Considering that about 50% of physicians leave their first job within 5 years, there’s a high likelihood that changing homes may be necessary. This transition may require a physician to sell a home at a loss or become a landlord.
Thus, it may be a good idea to spend enough time at a job before deeming it a good fit, and thus purchasing a home in the local environs.
Most physicians usually know within one year whether a job is a good fit and if they will stay. This year can provide an important financial buffer.
It may also be a good idea to get a handle on your student loans first before adding the additional burden of new debt. During this time, cash can be saved and other important expenses tended to, such as a car, new clothes, or a much-needed vacation.
Being house poor
The prospect of being house poor is scary but relatively common among young physicians. Becoming house poor can leave little cash left over to save for the future or to cover emergencies. It can also result in a lot of undue stress that comes when money is tight.
"If you find yourself in a position where you purchased more home than you can afford, it is important to revisit your budget as quickly as possible."
— Anjali Jariwala, CPA, CFP
“Can you make cuts to your spending and lifestyle? Is there an opportunity to add an [accessory dwelling unit] to your property to yield cash flow to help offset the costs? Is your income on an upward trajectory where [finances] might be tight for a short while but then eventually will be manageable as your income increases? Whatever the situation may be, it is helpful to try and pre-plan as much as you can and always leave extra cash in reserves,” Jariwala adds.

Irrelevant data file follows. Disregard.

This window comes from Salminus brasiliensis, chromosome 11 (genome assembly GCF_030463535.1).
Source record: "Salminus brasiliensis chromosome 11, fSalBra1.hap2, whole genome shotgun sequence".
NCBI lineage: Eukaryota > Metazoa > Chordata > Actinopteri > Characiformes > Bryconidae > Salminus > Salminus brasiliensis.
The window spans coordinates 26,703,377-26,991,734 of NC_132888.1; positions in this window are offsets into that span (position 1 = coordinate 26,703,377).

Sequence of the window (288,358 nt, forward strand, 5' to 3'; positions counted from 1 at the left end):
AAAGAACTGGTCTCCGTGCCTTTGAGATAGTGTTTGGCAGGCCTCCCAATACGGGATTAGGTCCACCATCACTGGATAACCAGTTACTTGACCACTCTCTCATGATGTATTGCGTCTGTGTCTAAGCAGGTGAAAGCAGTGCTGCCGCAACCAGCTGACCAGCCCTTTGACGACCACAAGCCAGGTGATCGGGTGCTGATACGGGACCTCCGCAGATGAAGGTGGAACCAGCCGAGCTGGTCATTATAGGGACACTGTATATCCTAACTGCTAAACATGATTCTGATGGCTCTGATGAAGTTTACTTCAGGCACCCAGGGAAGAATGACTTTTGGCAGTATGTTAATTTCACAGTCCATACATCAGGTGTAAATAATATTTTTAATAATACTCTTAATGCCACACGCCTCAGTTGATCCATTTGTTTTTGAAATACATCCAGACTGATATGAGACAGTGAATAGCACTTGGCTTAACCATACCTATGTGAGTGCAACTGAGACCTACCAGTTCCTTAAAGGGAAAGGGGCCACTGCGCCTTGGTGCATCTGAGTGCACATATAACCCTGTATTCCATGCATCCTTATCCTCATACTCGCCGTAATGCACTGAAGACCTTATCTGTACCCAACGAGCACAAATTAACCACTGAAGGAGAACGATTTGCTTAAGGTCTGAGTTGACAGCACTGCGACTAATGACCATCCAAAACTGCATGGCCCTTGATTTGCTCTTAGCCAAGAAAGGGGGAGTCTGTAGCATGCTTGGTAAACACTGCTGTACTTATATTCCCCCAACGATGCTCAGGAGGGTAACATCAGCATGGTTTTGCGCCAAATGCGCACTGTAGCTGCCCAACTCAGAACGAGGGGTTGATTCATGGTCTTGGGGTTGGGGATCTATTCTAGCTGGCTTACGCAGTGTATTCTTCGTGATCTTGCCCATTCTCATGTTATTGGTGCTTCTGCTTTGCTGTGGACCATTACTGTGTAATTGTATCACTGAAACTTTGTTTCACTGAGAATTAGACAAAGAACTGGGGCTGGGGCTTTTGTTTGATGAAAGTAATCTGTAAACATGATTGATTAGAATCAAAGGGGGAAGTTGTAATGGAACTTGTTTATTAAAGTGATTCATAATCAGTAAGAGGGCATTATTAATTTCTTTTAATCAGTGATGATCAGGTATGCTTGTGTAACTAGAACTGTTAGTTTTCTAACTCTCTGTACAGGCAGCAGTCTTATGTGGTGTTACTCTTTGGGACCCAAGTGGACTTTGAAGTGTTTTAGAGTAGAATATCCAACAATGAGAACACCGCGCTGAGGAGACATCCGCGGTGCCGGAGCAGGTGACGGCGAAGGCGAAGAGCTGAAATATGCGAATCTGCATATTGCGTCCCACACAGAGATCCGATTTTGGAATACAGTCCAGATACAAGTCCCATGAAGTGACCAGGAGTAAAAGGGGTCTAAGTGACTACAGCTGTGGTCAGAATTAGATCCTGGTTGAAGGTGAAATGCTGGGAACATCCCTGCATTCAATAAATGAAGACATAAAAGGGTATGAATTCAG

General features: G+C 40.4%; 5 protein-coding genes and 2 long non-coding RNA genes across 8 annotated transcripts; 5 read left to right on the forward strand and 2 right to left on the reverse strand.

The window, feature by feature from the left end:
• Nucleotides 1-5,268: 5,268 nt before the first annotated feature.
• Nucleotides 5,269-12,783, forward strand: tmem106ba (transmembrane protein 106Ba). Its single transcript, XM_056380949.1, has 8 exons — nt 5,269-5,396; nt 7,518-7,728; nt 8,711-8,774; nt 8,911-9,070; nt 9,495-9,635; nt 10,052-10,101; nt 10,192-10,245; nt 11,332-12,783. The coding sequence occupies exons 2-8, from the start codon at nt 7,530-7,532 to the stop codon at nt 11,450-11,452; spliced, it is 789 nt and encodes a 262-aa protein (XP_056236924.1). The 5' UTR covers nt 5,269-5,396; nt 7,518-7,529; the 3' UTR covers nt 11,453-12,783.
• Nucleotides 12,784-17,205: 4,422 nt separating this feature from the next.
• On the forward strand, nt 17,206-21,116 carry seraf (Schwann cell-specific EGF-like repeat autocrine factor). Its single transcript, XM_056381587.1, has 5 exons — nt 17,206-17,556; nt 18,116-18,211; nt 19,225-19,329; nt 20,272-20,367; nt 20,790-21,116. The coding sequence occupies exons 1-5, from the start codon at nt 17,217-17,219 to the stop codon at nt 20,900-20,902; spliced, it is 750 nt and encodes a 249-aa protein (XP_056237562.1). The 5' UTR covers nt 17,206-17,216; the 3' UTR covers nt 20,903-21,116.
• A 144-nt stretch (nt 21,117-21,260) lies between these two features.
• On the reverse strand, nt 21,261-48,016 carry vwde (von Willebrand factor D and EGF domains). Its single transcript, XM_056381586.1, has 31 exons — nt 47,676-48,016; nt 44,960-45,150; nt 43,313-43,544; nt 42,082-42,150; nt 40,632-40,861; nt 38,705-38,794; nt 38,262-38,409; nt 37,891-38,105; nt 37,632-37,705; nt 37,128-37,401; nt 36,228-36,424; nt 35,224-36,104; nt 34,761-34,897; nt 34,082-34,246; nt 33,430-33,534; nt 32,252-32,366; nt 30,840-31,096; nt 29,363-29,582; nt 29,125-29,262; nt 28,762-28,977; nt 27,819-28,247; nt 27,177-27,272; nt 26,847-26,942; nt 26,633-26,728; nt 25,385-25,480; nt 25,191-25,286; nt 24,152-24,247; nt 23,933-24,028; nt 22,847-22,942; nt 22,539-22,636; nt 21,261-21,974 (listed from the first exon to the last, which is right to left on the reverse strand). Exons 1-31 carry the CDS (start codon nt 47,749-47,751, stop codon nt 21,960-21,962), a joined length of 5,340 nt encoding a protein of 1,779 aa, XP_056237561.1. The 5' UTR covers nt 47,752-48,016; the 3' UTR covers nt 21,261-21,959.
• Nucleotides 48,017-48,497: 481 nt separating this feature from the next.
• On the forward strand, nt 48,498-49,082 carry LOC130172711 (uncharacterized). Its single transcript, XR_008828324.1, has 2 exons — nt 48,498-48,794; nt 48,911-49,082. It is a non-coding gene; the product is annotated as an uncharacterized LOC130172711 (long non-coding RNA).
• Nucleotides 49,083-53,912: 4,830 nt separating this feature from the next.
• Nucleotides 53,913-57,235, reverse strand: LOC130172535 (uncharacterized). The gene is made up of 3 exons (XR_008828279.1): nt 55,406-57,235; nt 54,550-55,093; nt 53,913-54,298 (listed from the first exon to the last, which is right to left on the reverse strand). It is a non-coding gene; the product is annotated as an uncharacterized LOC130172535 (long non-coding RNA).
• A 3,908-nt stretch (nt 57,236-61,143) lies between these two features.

When you struggle to pay your new mortgage
If you do find yourself straddled under the weight of a home mortgage, Lewis J. Altfest, PhD, CFP, CFA, CPA, PFS, shared the following suggestions with MDLinx.
Sell the house and buy a cheaper one. This is a radical decision and should be taken generally only when unavoidable—perhaps when you really overreached or on the occasion your income has permanently declined.
Temporarily reduce your cost of living by tightening your belt and watching expenses. It can often be easier than you might think.
Dip into your savings, but carefully. Tapping savings may be justified, particularly if your projected future pay raises will exceed the climb in the cost of living, and your shortfall is temporary.
Rent out parts of the new house, such as the basement, to bring in extra income.
See more patients when feasible.
Importantly, think beyond your current difficulties—often they are only temporary. Unless you have a history of overreaching, consider borrowing money temporarily from the bank, or a very close relative, to tide you over.
What this means for you
If you’re a newly minted attending, the appeal of home ownership is palpable. Although there are enviable mortgage options for new physicians, careful consideration must be taken as to whether a home—and all the associated expenses—are worth it. It may be a good idea to get a feel for your new job, get a handle on student loans, and save some money before taking the plunge.